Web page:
The council said the additional revenue will support improvements to council homes in the borough, day to day repairs and the installation of “new technology”.
It added the money would also be used to deliver a new fire safety programme. If approved, the council intends to spend £3 million on new fire safety measures in council homes.
A further £13.5 million would be set aside for building investments, another £10 million would cover day to day repairs and £500,000 would contribute towards estate improvements.
Rent levels have been frozen over the past four years and, according to the council, this proposed increase is in line with the regulator for social housing’s rent standard guidance. Resident have got until 26 January to have their say.
Two men are in a critical condition in hospital following a double stabbing in east London overnight.
Police were called to Forest Lane in Forest Gate shortly before midnight over reports of an attack.
Two men, aged 19 and 23, were found with multiple injuries. The Met said they were both in a life threatening condition.
A male in his late teens has been arrested on suspicion of attempted murder and is in custody.
Local Democracy Reporting Service
Transport for London (TfL) says a new cycle lane in south east London will reduce danger on a road plagued by accidents.
The 6.5km Woolwich to Greenwich cycle path along the A206 Woolwich Road would connect Cycle Superhighway 4 to Tower Bridge.
There were more than 200 injuries in Woolwich Road over 2017 and 2018, including a number of deaths.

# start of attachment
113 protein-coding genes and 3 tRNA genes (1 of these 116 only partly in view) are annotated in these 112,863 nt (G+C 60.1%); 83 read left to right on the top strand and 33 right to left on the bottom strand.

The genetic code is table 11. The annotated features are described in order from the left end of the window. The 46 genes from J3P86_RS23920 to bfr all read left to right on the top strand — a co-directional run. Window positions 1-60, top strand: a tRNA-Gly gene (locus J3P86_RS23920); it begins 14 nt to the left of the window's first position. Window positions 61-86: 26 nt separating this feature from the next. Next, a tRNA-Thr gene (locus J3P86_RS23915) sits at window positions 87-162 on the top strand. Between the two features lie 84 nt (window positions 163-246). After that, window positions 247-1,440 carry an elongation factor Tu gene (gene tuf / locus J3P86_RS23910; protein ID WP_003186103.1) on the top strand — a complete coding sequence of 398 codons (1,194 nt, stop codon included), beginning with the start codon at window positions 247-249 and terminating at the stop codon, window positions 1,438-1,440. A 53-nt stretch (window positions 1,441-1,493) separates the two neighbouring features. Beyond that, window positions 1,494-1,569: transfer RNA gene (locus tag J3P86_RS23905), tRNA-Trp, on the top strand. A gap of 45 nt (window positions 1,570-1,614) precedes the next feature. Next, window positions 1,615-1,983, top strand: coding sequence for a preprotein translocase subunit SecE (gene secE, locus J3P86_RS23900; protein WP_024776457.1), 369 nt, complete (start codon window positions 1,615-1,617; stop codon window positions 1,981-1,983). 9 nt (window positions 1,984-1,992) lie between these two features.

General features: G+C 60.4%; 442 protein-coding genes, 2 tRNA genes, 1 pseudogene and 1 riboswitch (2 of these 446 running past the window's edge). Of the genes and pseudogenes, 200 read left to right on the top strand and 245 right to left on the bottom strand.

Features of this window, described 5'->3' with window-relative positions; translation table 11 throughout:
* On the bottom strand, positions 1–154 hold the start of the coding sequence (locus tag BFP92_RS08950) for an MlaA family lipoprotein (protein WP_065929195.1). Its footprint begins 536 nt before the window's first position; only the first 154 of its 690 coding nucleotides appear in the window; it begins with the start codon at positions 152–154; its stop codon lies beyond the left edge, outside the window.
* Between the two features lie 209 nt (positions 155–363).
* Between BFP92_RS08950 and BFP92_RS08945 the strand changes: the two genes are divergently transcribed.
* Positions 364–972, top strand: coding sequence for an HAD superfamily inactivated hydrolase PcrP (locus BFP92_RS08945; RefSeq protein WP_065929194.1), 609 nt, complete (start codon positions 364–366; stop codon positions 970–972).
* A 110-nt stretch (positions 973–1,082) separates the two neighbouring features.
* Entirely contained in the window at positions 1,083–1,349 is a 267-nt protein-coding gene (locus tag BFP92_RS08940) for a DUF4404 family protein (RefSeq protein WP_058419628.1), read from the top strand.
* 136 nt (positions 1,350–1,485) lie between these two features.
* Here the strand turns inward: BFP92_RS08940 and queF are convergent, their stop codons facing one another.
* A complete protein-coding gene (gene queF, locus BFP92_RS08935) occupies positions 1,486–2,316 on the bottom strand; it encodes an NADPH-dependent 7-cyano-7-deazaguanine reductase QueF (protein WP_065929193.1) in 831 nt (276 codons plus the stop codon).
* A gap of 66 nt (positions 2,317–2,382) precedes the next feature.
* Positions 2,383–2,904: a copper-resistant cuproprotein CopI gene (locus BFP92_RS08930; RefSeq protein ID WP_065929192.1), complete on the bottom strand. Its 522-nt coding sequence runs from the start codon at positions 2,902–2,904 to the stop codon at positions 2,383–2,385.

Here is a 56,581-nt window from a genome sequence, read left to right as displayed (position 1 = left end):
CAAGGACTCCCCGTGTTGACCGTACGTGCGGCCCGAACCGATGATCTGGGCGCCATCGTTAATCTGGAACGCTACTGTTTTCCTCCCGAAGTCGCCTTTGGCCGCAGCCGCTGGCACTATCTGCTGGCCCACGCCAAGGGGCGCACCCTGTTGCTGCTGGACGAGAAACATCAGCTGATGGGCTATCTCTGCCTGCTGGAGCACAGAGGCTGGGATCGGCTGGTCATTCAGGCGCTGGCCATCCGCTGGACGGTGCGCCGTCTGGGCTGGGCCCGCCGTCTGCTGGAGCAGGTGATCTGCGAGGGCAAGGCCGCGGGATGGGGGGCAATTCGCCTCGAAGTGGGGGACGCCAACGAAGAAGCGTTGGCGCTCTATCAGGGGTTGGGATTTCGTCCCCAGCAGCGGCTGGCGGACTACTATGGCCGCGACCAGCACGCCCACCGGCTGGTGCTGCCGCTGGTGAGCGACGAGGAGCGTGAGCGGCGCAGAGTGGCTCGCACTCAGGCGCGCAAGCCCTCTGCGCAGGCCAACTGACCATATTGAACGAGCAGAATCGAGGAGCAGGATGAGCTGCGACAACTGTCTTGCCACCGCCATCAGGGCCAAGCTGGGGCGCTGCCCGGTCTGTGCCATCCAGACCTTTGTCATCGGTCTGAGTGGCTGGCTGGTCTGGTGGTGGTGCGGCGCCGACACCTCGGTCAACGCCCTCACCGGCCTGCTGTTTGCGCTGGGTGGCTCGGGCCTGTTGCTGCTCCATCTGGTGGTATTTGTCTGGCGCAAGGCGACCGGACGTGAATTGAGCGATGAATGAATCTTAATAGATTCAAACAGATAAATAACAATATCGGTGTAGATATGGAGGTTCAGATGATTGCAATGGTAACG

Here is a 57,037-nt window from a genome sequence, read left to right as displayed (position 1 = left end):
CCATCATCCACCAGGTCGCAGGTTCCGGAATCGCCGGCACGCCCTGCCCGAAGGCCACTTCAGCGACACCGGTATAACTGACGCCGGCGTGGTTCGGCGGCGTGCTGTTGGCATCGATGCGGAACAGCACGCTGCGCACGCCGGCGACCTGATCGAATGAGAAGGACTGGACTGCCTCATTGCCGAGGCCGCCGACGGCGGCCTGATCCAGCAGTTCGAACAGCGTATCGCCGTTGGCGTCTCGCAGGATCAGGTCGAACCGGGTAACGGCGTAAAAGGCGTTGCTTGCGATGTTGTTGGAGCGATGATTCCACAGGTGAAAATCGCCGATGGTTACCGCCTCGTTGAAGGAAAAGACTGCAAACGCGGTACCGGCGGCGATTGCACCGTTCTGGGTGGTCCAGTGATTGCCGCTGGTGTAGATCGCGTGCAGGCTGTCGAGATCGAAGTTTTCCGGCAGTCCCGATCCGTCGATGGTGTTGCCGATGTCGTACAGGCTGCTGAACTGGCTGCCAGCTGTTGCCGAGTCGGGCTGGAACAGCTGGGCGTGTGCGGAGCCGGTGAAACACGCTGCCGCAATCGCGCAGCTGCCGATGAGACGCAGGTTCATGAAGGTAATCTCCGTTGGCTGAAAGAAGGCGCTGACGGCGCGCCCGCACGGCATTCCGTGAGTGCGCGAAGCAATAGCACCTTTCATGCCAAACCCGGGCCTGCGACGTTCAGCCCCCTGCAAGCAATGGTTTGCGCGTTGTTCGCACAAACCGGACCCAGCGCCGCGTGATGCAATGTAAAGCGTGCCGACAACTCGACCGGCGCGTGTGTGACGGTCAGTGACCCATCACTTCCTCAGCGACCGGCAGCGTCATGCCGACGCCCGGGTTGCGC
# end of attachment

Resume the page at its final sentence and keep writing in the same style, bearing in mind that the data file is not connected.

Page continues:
Under TfL’s new plans, Angerstein roundabout would be ripped out and replaced with a junction.
The transport body also wants to install a bike lane separate from traffic – now mandatory for new cycle routes on busy London roads.
There will be new pedestrian crossings, and pavements will be widened to make it easier for residents to walk safely.
And there will be two kilometres of extra bus lane on the A206 – speeding up journeys on the 161, 472, 180 and 177 buses.
A consultation on the first stage of the scheme is now open, and will run until 16 February.
Police have released CCTV of two men they want to identify after a student was stabbed to death near Harrods during an attempted robbery.
Omani national Mohammed Al-Araimi, 20, was attacked by as he and a friend made their way home from a restaurant in Knightsbridge just before midnight on 5 December.
Det Ch Insp Andy Partridge said Mr Al-Araimi, who was studying at King's College, had been killed during "a planned robbery that was truly shocking and extremely violent".
“I am convinced that the public can provide names for those males featured in the CCTV images we have released today," he said
A £20,000 reward has been offered for information leading to the identification, arrest and prosecution of those responsible for his killing.
London's Crossrail project might now not open until the autumn of 2021, according to Transport for London commissioner Mike Brown.
The project was originally supposed to be finished in December 2018 but has suffered several setbacks.
Last year Crossrail Ltd admitted that the line would probably not open until the spring of 2021.
Parts of the route, named the Elizabeth Line, are running already, but the central section is yet to open.
"The assumption we've made is, I suppose, at the pessimistic end, but it's at the pragmatic end and you would expect us to take that approach," Mr Brown told the London Assembly.
The cost of the project could reach £18.25bn, more than £2bn more than the original budget.